The Sadist is a little too serious to be a really good B-Movie. If it wasn't for the performance of Arch Hall Jr, this movie wouldn't be any fun at all. As it stands it is still worth a look see.

Invasion of the Bee Girls

You know I didn't live through the 70's. I'm still trying to figure out if that's a bad thing or a blessing in disguise. If today's movie Invasion of the Bee Girls is any indication, it was the latter.

Synopsis: A Mad Scientist is transforming beautiful women into killers who seduce men and then make love to them till they die.

A little known fact about this movie is that it was written by Nicholas Myers, the same man that directed what is considered by many to be the best of the Star Trek movies: Wrath of Khan.

The quality of Khan, however, doesn't shine through on this thing. It's more one of those movies that have a weak plot to support seeing boobs constantly. I half expected the pizza boy to show up and some house wife not have the money to pay for it. I'm exaggerating there, but it's not far off.

The why of the killings here is a little fuzzy. It's more of a just cause type thing I think. The message I take away from this movie is that sex is bad. It sends the message that desire to have sex makes men rape random women, and that if you have sex you'll die. I'm sure this movie was written because of the scary nature of sex and STD's that was just coming to the front of the American consciousness in the 70's. We had just come off the free wheeling 60's and entered a time when sex really could kill you, and the shadow of AIDs was just around the corner.

I think this movie was trying to have a serious message, but it's silly nature makes taking anything away from this movie almost impossible. In the end it doesn't really succeed as a message movie, or a Sci-Fi film. It's only real purpose seems to be to get a cheap thrill out of seeing boobies, which was much harder to do in 1973 then it is now.

Prince of Space (1959) (1959)

The B-Movie Blitzkrieg is back from a little extended break. It was an unintentional one as I came down sick, and then the events in Japan kept me glued to the TV, not watching bad movies, but looking for any news on the disaster there. And it was that time watching the suffering in Japan that made me decide to do a whole week of Japanese movies.

And all this week as I review these movies I'm going to be putting up links to charities that can where you the reader can help out the victims in Japan.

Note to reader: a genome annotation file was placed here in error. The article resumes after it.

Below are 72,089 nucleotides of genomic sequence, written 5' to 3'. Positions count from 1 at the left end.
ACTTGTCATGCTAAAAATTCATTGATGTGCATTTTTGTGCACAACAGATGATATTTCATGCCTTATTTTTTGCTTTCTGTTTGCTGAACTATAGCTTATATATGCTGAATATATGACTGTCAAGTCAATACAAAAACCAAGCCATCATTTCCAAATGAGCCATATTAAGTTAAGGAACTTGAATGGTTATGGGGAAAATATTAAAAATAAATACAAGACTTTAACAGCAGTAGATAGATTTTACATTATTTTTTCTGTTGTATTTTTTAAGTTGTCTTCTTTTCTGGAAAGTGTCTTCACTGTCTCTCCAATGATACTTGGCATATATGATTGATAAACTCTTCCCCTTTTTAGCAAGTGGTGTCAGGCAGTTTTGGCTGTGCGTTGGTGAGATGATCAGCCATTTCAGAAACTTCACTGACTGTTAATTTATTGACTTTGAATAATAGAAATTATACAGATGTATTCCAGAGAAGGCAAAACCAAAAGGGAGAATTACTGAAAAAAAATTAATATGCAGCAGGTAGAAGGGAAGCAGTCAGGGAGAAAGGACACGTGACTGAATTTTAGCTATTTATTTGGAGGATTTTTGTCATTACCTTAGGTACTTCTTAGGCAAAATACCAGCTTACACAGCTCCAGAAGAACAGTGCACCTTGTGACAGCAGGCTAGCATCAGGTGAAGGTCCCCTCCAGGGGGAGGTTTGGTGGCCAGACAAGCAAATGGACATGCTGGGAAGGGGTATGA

So if you enjoy today's review, and want to help be sure to text REDCROSS to 90999 to give a ten dollar donation.

Now on to today's movie: Prince of Space.

Synopsis: When the evil Phantom of Krankor decides to invade Earth it's up to the alien super hero Prince of Space to stop him and raise two adopted kids as his mild mannered alter ego shoe shine boy.

If I could sum up this movie with one single sentence it would be "Your weapons have no effect one me." Because that's what our hero says constantly all through this movie. Thing is he still ducks and dodges when people shoot at him. Apparently these lines about the weapons having no effect were not in the Japanese version of the film. Why they were added to the English dub is anyone's guess.

This movie great. I really love this kind of Japanese cinema. Be they giant monster movies, or the super hero fair like today, they are almost always more fun then their American counterparts. The Japanese have turned these style of a movies into a science, a formulaic science, but a science none-the-less.

Blitzkrieg Intermission: Drawing The Addams Family House Part 1: The Research

There was a point in my life when I wanted to be an Architect. Even went so far as taking a year worth of classes in college chasing after that career. Well things went in a different, and poorer, direction for me, but I still like to draw houses as a hobby.

But drawing a 3 bedroom/ 2 bath ranch is pretty boring. No one wants to see that. Instead we need to find something different and strange to draw. And what is more strange and different then the Addams Family's Mansion.

Now this floor plan has been done before...kinda.

The plan of the Addams Family Home by Mark Bennett appeared in the LA Times in 1995, and later in his book TV Sets: Fantasy Blueprints of Classic TV Homes, A book that I myself own. The plan is pretty good, but it does have it's problems. This blueprint is based almost solely on the interior sets. Problem was, the sets didn't match up with the exterior shots used for the show.

The shot above is a composite shot an an actual house in LA used for the exterior shot, and matte painting used to add the "spooky" elements to the shot, like the dead trees and bent antenna. This same shot was then painted over again to make and even spookier looking version later on in the series, but it still pretty much looked like the above house. Sadly the actual house that was used for these shots has been torn down and no longer exists for us to go to and see.

One of the major problems with Mr. Bennett's plan is that the bay that makes up the base of the tower on the first floor is missing in his plan, even though it can clearly be seen on the exterior shots. Funny enough the bay is present on his second floor plan. There is of course a simple reason for this mistake, and that is that Mr. Beenett was sticking to sets more then the exterior shots and so he drew the foyer as it appeared in the show, which conflicted with how the house looked on the outside.

Above you can see the foyer and front door. Note the flat wall and window on the wall behind Gomez. This feature contradicts the exterior shots as this is where the bay should be. So Mr. Bennett had to combine the elements and used the set as the rule, instead of the location shots.

Another problem comes in the fact that left side of the house is far to long. If you look at the plan and match the fireplace and bay window on this side of the house you'll find the wall past these two parts is far too long compared to the exterior shot. At least 2-3 times too long in fact. As I don't have the show on DVD, (Passed on them when they were 10 bucks a season at Wal-Mart and have been kicking myself since.) I don't know if this part of his plan was based on something from the show or not. I do know the playroom showed up, but that also has it's share of problems.